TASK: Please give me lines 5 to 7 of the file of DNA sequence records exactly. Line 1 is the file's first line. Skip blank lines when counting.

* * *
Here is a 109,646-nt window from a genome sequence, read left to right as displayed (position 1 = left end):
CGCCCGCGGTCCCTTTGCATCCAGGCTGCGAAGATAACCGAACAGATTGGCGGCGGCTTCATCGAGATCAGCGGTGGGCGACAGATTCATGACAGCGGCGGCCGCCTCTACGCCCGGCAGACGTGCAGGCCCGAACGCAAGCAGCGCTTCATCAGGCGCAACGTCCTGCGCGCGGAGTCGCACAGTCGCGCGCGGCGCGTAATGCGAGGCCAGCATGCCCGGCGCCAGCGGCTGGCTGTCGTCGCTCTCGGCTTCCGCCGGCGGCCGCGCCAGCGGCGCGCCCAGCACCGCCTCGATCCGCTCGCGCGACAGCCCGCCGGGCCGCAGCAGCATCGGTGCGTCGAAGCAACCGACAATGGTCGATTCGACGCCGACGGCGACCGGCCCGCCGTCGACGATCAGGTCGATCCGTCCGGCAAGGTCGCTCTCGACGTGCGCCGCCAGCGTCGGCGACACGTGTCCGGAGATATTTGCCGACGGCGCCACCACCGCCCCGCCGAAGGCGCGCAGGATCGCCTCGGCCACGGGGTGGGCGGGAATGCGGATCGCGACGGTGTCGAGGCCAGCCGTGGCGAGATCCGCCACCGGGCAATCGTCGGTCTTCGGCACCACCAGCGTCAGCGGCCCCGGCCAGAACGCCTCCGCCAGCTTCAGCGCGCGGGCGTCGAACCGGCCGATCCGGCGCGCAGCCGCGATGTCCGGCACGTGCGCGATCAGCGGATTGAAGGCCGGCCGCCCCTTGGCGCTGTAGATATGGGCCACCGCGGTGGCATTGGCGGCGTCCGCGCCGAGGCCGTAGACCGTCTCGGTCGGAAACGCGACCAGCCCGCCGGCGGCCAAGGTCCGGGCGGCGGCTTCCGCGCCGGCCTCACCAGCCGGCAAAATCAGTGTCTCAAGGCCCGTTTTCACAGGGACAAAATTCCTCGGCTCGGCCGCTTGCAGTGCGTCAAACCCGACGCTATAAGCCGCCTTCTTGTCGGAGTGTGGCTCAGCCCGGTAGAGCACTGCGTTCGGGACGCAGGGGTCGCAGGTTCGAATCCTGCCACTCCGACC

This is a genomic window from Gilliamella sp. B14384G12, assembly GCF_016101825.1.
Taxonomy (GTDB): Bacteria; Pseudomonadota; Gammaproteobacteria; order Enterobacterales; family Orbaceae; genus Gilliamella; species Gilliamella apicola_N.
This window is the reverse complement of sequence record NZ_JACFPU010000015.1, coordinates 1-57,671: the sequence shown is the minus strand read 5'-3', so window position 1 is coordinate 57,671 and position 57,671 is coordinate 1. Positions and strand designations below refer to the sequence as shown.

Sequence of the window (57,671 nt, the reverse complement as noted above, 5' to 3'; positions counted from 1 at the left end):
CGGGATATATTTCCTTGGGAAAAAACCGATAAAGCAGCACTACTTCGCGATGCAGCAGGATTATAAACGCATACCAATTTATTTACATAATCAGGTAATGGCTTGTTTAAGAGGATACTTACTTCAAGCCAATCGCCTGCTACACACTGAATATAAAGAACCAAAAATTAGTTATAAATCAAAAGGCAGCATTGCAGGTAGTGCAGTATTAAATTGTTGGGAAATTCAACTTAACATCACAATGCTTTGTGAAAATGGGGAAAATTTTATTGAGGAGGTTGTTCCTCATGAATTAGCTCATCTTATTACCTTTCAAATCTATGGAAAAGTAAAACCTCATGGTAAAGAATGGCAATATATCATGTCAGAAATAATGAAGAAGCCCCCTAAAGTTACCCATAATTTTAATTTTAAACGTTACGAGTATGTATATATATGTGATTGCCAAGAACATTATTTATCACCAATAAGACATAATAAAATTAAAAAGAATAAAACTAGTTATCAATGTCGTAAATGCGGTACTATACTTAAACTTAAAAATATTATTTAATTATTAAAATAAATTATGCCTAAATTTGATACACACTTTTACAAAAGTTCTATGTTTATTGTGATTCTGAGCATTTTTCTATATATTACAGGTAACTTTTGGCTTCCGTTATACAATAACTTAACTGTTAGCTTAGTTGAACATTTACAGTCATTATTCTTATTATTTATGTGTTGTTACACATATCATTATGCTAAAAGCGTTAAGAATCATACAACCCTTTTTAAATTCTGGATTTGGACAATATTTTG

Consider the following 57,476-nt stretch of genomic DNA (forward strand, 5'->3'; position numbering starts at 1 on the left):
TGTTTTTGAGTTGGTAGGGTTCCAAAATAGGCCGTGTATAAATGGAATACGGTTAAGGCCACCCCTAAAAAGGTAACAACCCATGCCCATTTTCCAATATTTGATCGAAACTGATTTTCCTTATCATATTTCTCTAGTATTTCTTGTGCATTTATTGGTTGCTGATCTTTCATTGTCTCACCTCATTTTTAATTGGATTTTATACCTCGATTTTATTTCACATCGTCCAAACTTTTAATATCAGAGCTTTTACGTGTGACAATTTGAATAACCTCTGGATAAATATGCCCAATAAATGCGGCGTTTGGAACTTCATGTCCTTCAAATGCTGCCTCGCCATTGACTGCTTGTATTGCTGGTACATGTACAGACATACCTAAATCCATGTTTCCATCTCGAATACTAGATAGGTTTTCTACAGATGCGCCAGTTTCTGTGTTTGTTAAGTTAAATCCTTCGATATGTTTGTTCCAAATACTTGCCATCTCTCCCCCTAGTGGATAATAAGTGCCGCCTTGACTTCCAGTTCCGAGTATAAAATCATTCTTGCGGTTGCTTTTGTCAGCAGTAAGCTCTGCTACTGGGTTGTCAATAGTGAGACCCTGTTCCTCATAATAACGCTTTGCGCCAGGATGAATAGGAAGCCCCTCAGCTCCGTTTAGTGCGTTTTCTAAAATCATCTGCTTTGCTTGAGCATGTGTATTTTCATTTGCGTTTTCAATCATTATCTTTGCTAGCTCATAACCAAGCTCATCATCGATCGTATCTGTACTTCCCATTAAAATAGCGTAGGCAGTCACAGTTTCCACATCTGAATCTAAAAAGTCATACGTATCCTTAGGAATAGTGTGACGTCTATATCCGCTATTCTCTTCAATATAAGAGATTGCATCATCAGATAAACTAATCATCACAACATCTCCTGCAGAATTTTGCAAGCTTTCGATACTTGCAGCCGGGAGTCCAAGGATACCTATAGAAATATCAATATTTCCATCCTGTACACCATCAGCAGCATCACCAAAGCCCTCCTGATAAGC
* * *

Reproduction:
This window is the reverse complement of sequence record NZ_JACFPU010000015.1, coordinates 1-57,671: the sequence shown is the minus strand read 5'-3', so window position 1 is coordinate 57,671 and position 57,671 is coordinate 1. Positions and strand designations below refer to the sequence as shown.

Sequence of the window (57,671 nt, the reverse complement as noted above, 5' to 3'; positions counted from 1 at the left end):
CGGGATATATTTCCTTGGGAAAAAACCGATAAAGCAGCACTACTTCGCGATGCAGCAGGATTATAAACGCATACCAATTTATTTACATAATCAGGTAATGGCTTGTTTAAGAGGATACTTACTTCAAGCCAATCGCCTGCTACACACTGAATATAAAGAACCAAAAATTAGTTATAAATCAAAAGGCAGCATTGCAGGTAGTGCAGTATTAAATTGTTGGGAAATTCAACTTAACATCACAATGCTTTGTGAAAATGGGGAAAATTTTATTGAGGAGGTTGTTCCTCATGAATTAGCTCATCTTATTACCTTTCAAATCTATGGAAAAGTAAAACCTCATGGTAAAGAATGGCAATATATCATGTCAGAAATAATGAAGAAGCCCCCTAAAGTTACCCATAATTTTAATTTTAAACGTTACGAGTATGTATATATATGTGATTGCCAAGAACATTATTTATCACCAATAAGACATAATAAAATTAAAAAGAATAAAACTAGTTATCAATGTCGTAAATGCGGTACTATACTTAAACTTAAAAATATTATTTAATTATTAAAATAAATTATGCCTAAATTTGATACACACTTTTACAAAAGTTCTATGTTTATTGTGATTCTGAGCATTTTTCTATATATTACAGGTAACTTTTGGCTTCCGTTATACAATAACTTAACTGTTAGCTTAGTTGAACATTTACAGTCATTATTCTTATTATTTATGTGTTGTTACACATATCATTATGCTAAAAGCGTTAAGAATCATACAACCCTTTTTAAATTCTGGATTTGGACAATATTTTG